by Joni Mitchell


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Clouds is a stark stunner, a great leap forward for Joni Mitchell. Vocals here are more forthright and assured than on her debut and exhibit a remarkable level of subtle expressiveness. Guitar alone is used in accompaniment, and the variety of playing approaches and sounds gotten here is most impressive. "The Fiddle and the Drum," a protest song that imaginatively compares the Vietnam-era warmongering U.S. government to a bitter friend, dispenses with instrumental accompaniment altogether. The sketches presented of lovers by turns depressive ("Tin Angel"), roguish ("That Song About the Midway"), and faithless ("The Gallery") are vividly memorable. Forthright lyrics about the unsureness of new love ("I Don't Know Where I Stand"), misuse of the occult ("Roses Blue"), and mental illness ("I Think I Understand") are very striking. Mitchell's classic singer/songwriter standards "Chelsea Morning" and "Both Sides Now" respectively receive energetically vibrant and warmly thoughtful performances. Imaginatively unusual and subtle harmonies abound here, never more so in her body of work than on the remarkable "Songs to Aging Children Come," which sets floridly impressionistic lyrics to a lovely tune that is supported by perhaps the most remarkably sophisticated chord sequence in all of pop music. Mitchell's riveting self-portrait on the album's cover is a further asset. This essential release is a must-listen.

Product Details

Release Date: 10/25/1990
Label: Warner Bros / Wea
UPC: 0075992744621
catalogNumber: 6341
Rank: 2823

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Clouds 4.5 out of 5 based on 0 ratings. 4 reviews.
Anonymous More than 1 year ago
Guest More than 1 year ago
I¿ve often said that The Beatles were the geniuses of rock, but it was more of a collective genius with George Martin included. They fed off of each other¿s individual muse. Joni Mitchell, however, is a genius all on her own! She came out of the early-to-mid-60s folk scene, but her music defies categories such as folk, rock, folk-rock, etc. I refuse to get caught up with trivial terminology of this sort. Great music is certainly more than a categorical phenomenon. Joni¿s music and lyrics meld into a seamless, living, breathing whole ¿ taking on a magical essence that¿s greater than the sum of its parts. And those parts are some of the most brilliantly advanced and artful musings you will find anywhere. Words elude me when attempting to describe what I feel when I listen to her music. She reaches deep inside of me ¿ and I¿m never quite the same after listening to one of her albums. She presents complexities so simply. One forgets how advanced the music is as she draws the listener into a world of magic and aural wonder. Her meaningful lyrics are veritable stories one can become lost in ¿ filled with thought-provoking relevance. The music supports her storytelling, bursting with sensual richness. The sound of her voice alone makes me swoon. And after listening to her work, most other popular music will seem so incredibly shallow. One could describe the music on ¿Clouds¿ (1969) as both cosmic and earthy at the same time. It¿s a fabulous collection of songs, and one of my favorite albums. Included here is the incredible ¿Both Sides, Now,¿ which ranks among the most intoxicatingly gorgeous songs I know; a song that can reduce me to tears. If you are new to Joni Mitchell, I suggest starting with ¿Clouds¿ or ¿Song to a Seagull.¿ Get to know her through these two, then continue on. Joni Mitchell is a genius in the truest sense of the word. She is an ARTIST of the highest order. Cheers, Murray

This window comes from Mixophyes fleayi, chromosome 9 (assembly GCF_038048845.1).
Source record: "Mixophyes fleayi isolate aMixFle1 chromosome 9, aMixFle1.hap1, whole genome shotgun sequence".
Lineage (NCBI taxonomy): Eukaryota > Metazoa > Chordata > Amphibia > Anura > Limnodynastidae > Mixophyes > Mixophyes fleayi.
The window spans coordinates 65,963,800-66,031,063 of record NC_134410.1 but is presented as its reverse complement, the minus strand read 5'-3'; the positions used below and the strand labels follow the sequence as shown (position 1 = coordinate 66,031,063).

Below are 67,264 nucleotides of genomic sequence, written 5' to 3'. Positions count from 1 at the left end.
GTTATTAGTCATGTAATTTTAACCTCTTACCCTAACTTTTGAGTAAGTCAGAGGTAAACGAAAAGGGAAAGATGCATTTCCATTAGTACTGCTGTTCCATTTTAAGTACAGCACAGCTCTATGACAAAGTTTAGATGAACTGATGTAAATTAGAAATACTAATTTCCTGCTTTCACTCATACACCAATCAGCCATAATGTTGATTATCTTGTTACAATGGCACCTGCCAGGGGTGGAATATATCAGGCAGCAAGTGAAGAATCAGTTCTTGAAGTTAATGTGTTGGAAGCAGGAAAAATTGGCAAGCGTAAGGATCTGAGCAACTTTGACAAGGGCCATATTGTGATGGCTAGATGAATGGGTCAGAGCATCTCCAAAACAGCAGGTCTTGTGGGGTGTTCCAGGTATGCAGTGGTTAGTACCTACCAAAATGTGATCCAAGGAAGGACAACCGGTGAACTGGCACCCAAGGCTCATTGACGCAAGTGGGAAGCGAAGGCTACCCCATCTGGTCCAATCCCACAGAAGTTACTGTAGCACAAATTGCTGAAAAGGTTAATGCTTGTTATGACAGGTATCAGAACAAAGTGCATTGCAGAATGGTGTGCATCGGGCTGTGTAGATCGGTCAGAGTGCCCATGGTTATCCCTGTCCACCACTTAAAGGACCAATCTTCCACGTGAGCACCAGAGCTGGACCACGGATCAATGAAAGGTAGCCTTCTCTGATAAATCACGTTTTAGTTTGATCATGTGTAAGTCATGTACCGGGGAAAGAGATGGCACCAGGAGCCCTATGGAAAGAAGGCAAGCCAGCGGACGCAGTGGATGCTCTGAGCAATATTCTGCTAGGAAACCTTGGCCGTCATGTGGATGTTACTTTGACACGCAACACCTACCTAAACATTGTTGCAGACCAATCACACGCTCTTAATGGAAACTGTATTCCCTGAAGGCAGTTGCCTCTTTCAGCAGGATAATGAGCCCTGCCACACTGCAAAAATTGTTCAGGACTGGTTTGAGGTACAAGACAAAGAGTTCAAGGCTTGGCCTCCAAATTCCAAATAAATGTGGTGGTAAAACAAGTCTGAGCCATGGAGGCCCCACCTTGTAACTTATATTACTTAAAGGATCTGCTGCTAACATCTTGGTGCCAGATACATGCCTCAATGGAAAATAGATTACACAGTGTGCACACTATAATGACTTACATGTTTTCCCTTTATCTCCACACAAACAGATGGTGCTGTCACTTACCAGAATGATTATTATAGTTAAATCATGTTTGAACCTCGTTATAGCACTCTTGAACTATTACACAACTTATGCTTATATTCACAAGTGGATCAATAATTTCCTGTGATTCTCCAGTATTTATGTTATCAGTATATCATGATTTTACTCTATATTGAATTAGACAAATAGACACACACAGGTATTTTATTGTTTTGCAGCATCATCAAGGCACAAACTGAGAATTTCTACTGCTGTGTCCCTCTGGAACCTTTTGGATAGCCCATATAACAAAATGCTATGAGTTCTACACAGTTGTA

JohnQ More than 1 year ago
The utterly unique Joni Mitchell made another classic album with Clouds. This one includes "Chelsea Morning", "Songs to ageing Children Come", "The Fiddle and the Drum" and the great "Both Sides Now". This deserves to be in your collection.
Anonymous More than 1 year ago